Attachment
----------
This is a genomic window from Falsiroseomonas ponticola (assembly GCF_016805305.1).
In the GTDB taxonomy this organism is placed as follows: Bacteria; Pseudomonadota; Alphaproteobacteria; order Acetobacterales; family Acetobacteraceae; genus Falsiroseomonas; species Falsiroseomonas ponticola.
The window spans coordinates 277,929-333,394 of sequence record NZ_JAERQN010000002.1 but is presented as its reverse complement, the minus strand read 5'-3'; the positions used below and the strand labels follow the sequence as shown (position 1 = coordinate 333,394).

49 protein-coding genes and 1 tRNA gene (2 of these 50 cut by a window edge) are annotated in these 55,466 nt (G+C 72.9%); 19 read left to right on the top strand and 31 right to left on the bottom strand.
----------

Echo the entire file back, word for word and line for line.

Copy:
This is a genomic window from Falsiroseomonas ponticola (assembly GCF_016805305.1).
In the GTDB taxonomy this organism is placed as follows: Bacteria; Pseudomonadota; Alphaproteobacteria; order Acetobacterales; family Acetobacteraceae; genus Falsiroseomonas; species Falsiroseomonas ponticola.
The window spans coordinates 277,929-333,394 of sequence record NZ_JAERQN010000002.1 but is presented as its reverse complement, the minus strand read 5'-3'; the positions used below and the strand labels follow the sequence as shown (position 1 = coordinate 333,394).

49 protein-coding genes and 1 tRNA gene (2 of these 50 cut by a window edge) are annotated in these 55,466 nt (G+C 72.9%); 19 read left to right on the top strand and 31 right to left on the bottom strand.